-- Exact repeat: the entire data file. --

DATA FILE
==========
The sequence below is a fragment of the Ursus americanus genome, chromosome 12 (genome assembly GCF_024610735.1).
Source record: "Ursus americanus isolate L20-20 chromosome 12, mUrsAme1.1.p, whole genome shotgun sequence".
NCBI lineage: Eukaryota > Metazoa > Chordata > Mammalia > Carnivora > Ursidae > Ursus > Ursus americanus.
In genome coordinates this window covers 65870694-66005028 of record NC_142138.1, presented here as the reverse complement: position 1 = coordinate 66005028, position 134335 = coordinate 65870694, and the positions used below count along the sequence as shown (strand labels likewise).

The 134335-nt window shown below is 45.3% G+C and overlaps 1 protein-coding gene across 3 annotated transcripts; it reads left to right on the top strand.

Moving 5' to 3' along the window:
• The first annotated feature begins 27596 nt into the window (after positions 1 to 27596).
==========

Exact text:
The sequence below is a fragment of the Ursus americanus genome, chromosome 12 (genome assembly GCF_024610735.1).
Source record: "Ursus americanus isolate L20-20 chromosome 12, mUrsAme1.1.p, whole genome shotgun sequence".
NCBI lineage: Eukaryota > Metazoa > Chordata > Mammalia > Carnivora > Ursidae > Ursus > Ursus americanus.
In genome coordinates this window covers 65870694-66005028 of record NC_142138.1, presented here as the reverse complement: position 1 = coordinate 66005028, position 134335 = coordinate 65870694, and the positions used below count along the sequence as shown (strand labels likewise).

The 134335-nt window shown below is 45.3% G+C and overlaps 1 protein-coding gene across 3 annotated transcripts; it reads left to right on the top strand.

Moving 5' to 3' along the window:
• The first annotated feature begins 27596 nt into the window (after positions 1 to 27596).